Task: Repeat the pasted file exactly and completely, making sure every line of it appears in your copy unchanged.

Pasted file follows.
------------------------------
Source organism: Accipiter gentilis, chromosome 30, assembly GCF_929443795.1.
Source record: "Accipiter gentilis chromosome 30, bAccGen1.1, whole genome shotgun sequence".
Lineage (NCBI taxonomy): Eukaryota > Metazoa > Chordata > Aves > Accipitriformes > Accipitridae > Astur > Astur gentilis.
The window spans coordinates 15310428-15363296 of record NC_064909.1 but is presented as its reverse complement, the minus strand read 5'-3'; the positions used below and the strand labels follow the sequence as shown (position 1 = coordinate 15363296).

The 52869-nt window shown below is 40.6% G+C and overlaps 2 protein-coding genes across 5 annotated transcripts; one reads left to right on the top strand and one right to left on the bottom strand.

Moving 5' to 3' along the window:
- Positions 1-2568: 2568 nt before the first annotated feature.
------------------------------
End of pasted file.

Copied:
Source organism: Accipiter gentilis, chromosome 30, assembly GCF_929443795.1.
Source record: "Accipiter gentilis chromosome 30, bAccGen1.1, whole genome shotgun sequence".
Lineage (NCBI taxonomy): Eukaryota > Metazoa > Chordata > Aves > Accipitriformes > Accipitridae > Astur > Astur gentilis.
The window spans coordinates 15310428-15363296 of record NC_064909.1 but is presented as its reverse complement, the minus strand read 5'-3'; the positions used below and the strand labels follow the sequence as shown (position 1 = coordinate 15363296).

The 52869-nt window shown below is 40.6% G+C and overlaps 2 protein-coding genes across 5 annotated transcripts; one reads left to right on the top strand and one right to left on the bottom strand.

Moving 5' to 3' along the window:
- Positions 1-2568: 2568 nt before the first annotated feature.